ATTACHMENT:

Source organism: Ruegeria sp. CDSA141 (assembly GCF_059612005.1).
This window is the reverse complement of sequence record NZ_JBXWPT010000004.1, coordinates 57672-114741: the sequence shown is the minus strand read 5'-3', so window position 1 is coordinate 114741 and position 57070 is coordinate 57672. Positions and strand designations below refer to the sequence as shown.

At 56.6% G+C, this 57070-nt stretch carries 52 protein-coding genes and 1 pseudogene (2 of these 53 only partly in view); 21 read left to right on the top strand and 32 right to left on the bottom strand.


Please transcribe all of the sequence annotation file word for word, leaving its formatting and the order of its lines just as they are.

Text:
Source organism: Ruegeria sp. CDSA141 (assembly GCF_059612005.1).
This window is the reverse complement of sequence record NZ_JBXWPT010000004.1, coordinates 57672-114741: the sequence shown is the minus strand read 5'-3', so window position 1 is coordinate 114741 and position 57070 is coordinate 57672. Positions and strand designations below refer to the sequence as shown.

At 56.6% G+C, this 57070-nt stretch carries 52 protein-coding genes and 1 pseudogene (2 of these 53 only partly in view); 21 read left to right on the top strand and 32 right to left on the bottom strand.